Busy week here with a funeral in Thief River Falls and a sick baby upon returning home, so please forgive one of those less-value-added posts where I just point to someone else who has more interesting things to offer.
Tim Lee over at The Technology Liberation Front often has great things to say for software freedom and against software patents. Writing yesterday about the Microsoft/Novell deal and subsequent Steve Ballmer chest-thumping:
I think this is a case where language has become a serious impediment to clear thinking about these issues. When Ballmer says that Linux “uses our patented intellectual property,” he almost certainly does not mean that Linux is in any way derived from Microsoft products, or that the people making Linux have somehow been free-riding off of Microsoft’s R & D efforts. Linux developers have repeatedly stated that Microsoft needs only to point out the infringing lines of code, and the Linux team will rip them out and replace them with code they write from scratch.
Rather, when Ballmer talks about protecting his “patented innovation,” he simply means that Microsoft holds patents that describe features that Linux happens to have. This isn’t surprising because as I’ve tried to document over the last few months, software patents have become so broad that it’s virtually impossible to write software without violating them. Every non-trivial piece of software violates dozens of patents.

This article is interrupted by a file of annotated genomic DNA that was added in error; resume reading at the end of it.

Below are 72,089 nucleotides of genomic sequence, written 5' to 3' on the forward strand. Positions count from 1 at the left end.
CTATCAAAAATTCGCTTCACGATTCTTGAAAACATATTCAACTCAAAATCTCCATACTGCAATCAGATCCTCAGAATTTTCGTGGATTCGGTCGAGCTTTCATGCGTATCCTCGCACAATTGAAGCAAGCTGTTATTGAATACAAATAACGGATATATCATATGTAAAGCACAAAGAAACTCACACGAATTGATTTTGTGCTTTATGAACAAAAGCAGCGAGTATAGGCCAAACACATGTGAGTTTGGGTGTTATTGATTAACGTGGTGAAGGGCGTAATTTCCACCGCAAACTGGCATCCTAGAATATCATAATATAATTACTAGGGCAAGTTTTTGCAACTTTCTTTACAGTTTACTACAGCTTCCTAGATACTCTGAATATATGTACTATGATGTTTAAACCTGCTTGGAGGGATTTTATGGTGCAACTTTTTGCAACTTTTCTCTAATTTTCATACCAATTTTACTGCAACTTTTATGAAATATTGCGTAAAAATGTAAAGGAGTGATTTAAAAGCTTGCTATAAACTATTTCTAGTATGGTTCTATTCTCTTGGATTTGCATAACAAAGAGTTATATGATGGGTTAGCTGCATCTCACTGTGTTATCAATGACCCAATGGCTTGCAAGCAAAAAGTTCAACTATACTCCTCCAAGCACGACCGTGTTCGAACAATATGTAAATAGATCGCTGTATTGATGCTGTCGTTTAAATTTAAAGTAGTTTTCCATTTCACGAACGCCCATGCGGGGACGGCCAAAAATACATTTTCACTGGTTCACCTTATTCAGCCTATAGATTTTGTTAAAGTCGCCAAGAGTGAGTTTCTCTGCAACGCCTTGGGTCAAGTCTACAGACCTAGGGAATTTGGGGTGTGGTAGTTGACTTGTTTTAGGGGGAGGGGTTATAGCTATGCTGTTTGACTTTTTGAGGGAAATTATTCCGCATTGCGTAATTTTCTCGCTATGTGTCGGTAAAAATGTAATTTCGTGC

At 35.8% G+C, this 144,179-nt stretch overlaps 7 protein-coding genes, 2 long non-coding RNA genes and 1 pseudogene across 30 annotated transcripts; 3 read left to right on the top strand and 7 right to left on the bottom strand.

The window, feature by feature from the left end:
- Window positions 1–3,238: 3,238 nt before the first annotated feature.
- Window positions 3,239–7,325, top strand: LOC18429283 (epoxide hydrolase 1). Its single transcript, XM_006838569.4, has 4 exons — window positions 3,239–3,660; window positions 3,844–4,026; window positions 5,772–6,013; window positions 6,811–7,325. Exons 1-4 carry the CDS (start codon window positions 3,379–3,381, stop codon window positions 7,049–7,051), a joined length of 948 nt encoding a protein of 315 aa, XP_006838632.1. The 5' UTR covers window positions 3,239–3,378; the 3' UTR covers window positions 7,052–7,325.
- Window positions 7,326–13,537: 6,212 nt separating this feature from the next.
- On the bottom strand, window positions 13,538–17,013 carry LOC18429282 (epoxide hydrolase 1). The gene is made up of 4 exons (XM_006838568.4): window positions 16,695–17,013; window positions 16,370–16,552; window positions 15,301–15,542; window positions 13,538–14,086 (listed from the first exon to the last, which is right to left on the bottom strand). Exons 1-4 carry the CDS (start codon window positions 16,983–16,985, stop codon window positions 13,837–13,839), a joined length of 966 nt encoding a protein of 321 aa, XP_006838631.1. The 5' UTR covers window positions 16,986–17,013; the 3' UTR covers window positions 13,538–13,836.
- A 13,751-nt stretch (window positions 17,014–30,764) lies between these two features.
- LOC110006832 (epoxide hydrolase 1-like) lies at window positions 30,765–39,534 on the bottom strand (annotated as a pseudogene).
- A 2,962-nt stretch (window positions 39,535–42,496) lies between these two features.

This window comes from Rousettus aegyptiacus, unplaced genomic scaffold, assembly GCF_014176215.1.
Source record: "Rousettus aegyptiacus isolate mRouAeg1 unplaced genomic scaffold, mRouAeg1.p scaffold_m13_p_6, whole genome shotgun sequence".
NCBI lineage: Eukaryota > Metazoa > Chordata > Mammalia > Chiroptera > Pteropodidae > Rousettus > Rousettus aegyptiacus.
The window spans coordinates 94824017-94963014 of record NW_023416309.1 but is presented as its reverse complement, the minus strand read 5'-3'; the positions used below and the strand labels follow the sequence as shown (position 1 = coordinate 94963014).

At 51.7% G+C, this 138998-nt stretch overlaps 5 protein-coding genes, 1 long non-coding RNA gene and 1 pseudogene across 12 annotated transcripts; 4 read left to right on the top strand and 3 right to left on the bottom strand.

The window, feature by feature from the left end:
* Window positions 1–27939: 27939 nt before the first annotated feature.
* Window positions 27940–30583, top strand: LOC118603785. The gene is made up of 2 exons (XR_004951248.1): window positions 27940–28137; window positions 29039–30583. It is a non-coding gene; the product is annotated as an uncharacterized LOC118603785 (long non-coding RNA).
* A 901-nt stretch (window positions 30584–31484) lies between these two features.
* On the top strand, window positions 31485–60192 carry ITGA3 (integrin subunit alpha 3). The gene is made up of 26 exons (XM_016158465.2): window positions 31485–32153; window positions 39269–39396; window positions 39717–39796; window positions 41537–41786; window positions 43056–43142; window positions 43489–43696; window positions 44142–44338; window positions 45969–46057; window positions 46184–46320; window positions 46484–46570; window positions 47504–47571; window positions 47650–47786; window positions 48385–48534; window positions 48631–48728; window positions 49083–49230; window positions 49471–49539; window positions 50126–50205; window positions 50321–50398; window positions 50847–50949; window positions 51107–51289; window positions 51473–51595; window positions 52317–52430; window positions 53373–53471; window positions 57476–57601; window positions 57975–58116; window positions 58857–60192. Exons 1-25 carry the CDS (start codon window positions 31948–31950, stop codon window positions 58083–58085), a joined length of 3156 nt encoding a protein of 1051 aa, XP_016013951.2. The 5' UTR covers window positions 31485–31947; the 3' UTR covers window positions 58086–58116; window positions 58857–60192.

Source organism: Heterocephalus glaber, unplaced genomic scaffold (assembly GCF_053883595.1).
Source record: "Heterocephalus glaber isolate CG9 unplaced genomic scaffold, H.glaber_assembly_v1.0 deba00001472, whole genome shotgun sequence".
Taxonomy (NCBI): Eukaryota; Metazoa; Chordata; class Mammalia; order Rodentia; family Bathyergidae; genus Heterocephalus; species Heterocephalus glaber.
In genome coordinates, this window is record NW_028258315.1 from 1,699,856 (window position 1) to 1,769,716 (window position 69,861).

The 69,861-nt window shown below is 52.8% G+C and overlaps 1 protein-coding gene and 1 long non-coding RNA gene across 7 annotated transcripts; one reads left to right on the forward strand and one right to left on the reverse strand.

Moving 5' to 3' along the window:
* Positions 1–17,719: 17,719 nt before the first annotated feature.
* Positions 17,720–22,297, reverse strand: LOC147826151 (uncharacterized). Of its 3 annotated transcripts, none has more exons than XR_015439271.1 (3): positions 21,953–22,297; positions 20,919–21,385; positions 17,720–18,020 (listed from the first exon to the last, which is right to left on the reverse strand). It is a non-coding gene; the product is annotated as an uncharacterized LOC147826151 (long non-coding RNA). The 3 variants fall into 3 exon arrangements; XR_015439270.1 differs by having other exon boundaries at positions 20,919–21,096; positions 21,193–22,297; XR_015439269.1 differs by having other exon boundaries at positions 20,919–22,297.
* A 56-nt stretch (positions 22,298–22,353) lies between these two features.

In practice, then, Microsoft’s position is that no one may sell an operating system without Microsoft’s permission (or unless you’ve amassed enough patents that Microsoft can’t risk a patent war with you). Ballmer seems to be implying that, in effect, Red Hat and other Linux distros need to pay Microsoft for the privilege of participating in the operating system market. It’s hard to see how giving Microsoft the ability to extort money from their competitors promotes the progress of science and the useful arts.
Which I think is a nice summary of the situation and the problem.
And while it irritates me to think about the dubious value of software innovation by way of vague and obvious patents, I can also take comfort that Microsoft is moving in to phase three.
Here to explain phase three is another installment in my series of well-used quotes much-employed in free software discussions:
First they ignore you.
Then they laugh at you.
Then they fight you.
Then you win.
I think Gandhi said that, but my only source is the Internet. In any case, Microsoft has clearly moved in to the fighting phase. This is cause for concern in that they have a lot of muscle and they fight dirty with an assortment of clever shivs, but it was inevitable.
And free software will win in the end.
(Thanks to Stacy Cashman for the great pictures, freely shared under the CC-BY-SA-v2.5 license.)
Related: Red Hat Film: ‘Truth Happens’